Profile: Does Andruw Jones still have what it takes? This might be hard to believe, but Andruw Jones recorded the third-highest home-run rate of his career in 2010 with the White Sox, hitting a robust 19 home runs in only 278 at-bats. Not that this bears any predictive value for the 2011 season, but Jones also stole nine bases, the most in a season since 2001 when he did not have on as much weight. Still, the power numbers that Jones put up are encouraging, even if you consider that it was aided by U.S. Cellular Field. However, wherever Andruw Jones spends most of his time next season, he may not get over 350 plate appearances, which isn’t enough for a 20 HR season at age 33. Unless a projection of .226/.330/.455 sounds enticing to you, there may not be much value for the outfielder / designated hitter unless there is more certainty that he will get playing time and that the 2010 season was not a fluke. (Albert Lyu)

Quick Opinion: Jones regained some of his former power, hitting 19 HRs in 278 ABs. However, without any certainty on consistent playing time and whether or not 2010 was a fluke, Jones’ time is up.

Chipper Jones

Debut: 1993 |  BirthDate: 4/24/1972
’10 381 84 10 5 46 47 .265 .381 .426 .358
’11 495 117 13 3 74 65 .281 .390 .434 .359

Profile: With the end of his career rapidly approaching, and his ligaments on the mend, it’s tough to recommend drafting Chipper Jones in most leagues. Perhaps in the final rounds of a deep league that counts OBP instead of batting average he might make a fine sleeper. He’s walked in 14.5% of his at-bats in his career, and he’s actually started walking more as he’s declined (16+% the last three years), so he’ll help in that category. The power is mostly gone — his ISO has eroded from elite (.273 in 2006) to barely above average (.161 in 2010) — and with his wheels getting creaky, his BABIPs have been on the way out as well (.280s the last two years, .315 career). In real-life ball, his walks, lack of strikeouts (14.8% in 2010, 15.7% career), and mediocre pop will give him value should he be able to return to most of last year’s level of production. Without the batting average or the home runs, though, he’ll be hard to own in standard fantasy leagues. (Eno Sarris)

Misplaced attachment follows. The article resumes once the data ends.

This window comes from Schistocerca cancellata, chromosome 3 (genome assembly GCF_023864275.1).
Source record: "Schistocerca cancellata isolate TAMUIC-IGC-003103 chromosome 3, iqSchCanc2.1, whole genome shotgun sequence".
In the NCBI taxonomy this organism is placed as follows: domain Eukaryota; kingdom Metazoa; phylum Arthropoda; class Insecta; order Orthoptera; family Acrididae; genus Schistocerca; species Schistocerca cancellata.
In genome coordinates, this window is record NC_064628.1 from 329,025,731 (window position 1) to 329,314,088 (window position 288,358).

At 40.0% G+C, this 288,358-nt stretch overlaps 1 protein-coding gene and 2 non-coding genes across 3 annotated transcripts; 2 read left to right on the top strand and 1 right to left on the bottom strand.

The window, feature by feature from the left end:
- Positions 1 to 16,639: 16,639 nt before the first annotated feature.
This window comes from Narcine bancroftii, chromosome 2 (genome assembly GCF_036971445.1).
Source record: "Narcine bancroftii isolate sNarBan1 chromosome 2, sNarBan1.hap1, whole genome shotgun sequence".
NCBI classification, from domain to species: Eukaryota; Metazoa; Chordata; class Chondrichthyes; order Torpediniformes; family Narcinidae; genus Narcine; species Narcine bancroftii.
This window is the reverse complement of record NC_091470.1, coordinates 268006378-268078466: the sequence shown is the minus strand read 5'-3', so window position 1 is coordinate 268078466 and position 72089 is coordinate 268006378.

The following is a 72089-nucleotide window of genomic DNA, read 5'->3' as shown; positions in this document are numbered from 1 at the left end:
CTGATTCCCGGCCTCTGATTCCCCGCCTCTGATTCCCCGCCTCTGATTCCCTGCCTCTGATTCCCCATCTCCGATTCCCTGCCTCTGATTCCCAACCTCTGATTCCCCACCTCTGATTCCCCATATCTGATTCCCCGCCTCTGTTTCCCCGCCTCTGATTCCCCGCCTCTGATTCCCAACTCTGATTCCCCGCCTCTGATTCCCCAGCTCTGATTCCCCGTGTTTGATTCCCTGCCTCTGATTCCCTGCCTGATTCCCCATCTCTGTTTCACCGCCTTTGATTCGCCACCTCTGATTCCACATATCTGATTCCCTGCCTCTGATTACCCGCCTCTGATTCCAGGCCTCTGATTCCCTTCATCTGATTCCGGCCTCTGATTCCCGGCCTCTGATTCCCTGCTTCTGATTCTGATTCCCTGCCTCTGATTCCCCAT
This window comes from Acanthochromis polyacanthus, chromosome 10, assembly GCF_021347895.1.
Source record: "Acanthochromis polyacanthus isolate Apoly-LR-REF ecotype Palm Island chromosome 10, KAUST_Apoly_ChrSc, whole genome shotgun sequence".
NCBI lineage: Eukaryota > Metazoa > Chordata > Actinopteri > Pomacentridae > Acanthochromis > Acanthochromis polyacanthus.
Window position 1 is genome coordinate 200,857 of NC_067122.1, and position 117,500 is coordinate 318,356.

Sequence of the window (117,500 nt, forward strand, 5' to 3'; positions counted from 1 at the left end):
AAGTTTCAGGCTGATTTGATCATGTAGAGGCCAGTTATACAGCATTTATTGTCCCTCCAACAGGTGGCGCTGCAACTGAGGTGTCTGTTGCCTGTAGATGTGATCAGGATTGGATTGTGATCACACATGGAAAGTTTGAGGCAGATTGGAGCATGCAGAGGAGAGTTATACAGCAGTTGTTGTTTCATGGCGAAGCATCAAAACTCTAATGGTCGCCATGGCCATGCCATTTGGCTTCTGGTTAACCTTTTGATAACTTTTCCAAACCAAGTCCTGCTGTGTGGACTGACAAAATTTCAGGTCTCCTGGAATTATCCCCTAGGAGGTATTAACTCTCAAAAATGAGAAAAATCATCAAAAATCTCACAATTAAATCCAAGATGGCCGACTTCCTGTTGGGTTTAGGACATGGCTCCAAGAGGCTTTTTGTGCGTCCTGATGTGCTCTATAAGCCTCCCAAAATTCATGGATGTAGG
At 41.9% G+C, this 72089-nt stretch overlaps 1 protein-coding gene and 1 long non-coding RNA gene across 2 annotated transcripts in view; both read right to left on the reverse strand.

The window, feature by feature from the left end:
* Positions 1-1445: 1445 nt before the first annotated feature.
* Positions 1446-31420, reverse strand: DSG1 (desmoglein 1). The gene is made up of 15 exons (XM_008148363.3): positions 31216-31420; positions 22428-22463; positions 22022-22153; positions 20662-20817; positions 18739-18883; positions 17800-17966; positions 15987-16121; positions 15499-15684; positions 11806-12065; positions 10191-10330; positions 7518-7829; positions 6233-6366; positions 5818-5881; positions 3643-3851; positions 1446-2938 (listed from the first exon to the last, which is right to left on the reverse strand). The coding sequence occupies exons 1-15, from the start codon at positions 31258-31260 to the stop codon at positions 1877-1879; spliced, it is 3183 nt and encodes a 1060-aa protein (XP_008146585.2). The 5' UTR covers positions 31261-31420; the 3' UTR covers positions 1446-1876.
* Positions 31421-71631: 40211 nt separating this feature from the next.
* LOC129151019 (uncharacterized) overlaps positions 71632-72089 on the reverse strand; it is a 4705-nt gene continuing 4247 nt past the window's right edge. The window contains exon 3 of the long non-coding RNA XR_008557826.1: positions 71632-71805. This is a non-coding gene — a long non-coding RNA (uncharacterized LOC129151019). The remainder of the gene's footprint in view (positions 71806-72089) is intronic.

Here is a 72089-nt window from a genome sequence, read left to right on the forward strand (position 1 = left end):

Quick Opinion: Old Chipper Jones, he ain’t what he used to be, ain’t what he used to be. Larry Wayne has seen his declining wheels affect his power and speed to the point that he doesn’t put up the batting averages and power totals most fantasy players need from their third basemen, but it’s been quite a career and he’s still useful in the odd league.

Garrett Jones

Debut: 2007 |  BirthDate: 6/21/1981
’10 654 146 21 7 86 64 .247 .306 .414 .314
’11 550 131 20 5 66 65 .260 .320 .442 .327

Profile: As a late-20s player who blasted big-league pitching in 2009 after half a decade of undistinguished Triple-A work, Jones’ 2010 regression was more predictable than the plot of a Two and a Half Men episode. Splitting his season between first base and right field, Jones didn’t really stand out as a power hitter (.167 ISO) and his walk rate fell from 11.2% in 2009 to 8.1%. He was a little unlucky, with a .274 BABIP, so he’s likely to hit closer to .270 than .250 moving forward. But even so, there’s not much reason to recommend him — Jones’ secondary skills aren’t great for a guy playing positions where offensive excellence is expected. Also, Pittsburgh might look for a platoon partner for Jones at first base, as the lefty batter has a .210/.249/.381 line versus same-handed pitching in 350 PA and a .282/.359/.495 slash in 746 PA against right-handers. That Jones figures to get most starts at first base again in 2011 says more about Jeff Clement’s disastrous season than anything else. (David Golebiewski)

Quick Opinion: The collectible Pirates fans got on Garret Jones Action Figure Day this past year will end up in the attic with those Pokey Reese and Kip Wells bobble heads. Jones’ 2009 production isn’t coming back, and while he’ll be a little better next year, that does little to separate him from other guys knocking around Triple-A who could do the same if given the chance.

Matt Joyce

Debut: 2008 |  BirthDate: 8/3/1984
’10 261 52 10 2 40 30 .241 .360 .477 .361
’11 529 118 20 5 76 69 .258 .358 .463 .355